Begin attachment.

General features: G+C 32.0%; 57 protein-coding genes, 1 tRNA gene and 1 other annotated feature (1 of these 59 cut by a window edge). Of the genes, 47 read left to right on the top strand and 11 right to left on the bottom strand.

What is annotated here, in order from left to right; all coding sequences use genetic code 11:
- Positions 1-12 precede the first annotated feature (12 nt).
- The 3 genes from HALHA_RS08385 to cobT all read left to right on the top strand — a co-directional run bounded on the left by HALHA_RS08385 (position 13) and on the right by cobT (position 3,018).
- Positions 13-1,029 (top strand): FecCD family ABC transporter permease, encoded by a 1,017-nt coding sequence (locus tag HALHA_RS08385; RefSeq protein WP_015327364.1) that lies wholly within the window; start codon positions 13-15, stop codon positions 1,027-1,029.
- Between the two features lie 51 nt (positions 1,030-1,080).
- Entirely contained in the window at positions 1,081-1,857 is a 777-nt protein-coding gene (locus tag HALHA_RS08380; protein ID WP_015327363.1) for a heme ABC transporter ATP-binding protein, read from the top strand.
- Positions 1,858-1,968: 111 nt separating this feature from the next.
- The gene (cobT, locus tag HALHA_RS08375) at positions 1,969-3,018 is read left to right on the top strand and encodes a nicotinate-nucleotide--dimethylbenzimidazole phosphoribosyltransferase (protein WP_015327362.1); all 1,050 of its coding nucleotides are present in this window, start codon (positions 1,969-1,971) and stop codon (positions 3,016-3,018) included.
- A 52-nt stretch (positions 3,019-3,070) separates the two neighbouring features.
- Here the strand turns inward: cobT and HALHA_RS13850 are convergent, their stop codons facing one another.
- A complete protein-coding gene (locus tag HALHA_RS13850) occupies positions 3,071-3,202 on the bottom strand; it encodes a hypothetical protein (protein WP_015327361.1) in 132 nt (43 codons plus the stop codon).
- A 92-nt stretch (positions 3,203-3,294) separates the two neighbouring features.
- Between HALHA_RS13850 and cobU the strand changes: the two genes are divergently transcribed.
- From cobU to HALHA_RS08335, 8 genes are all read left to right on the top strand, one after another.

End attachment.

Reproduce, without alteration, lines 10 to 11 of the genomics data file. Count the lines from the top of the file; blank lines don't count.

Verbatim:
- A 52-nt stretch (positions 3,019-3,070) separates the two neighbouring features.
- Here the strand turns inward: cobT and HALHA_RS13850 are convergent, their stop codons facing one another.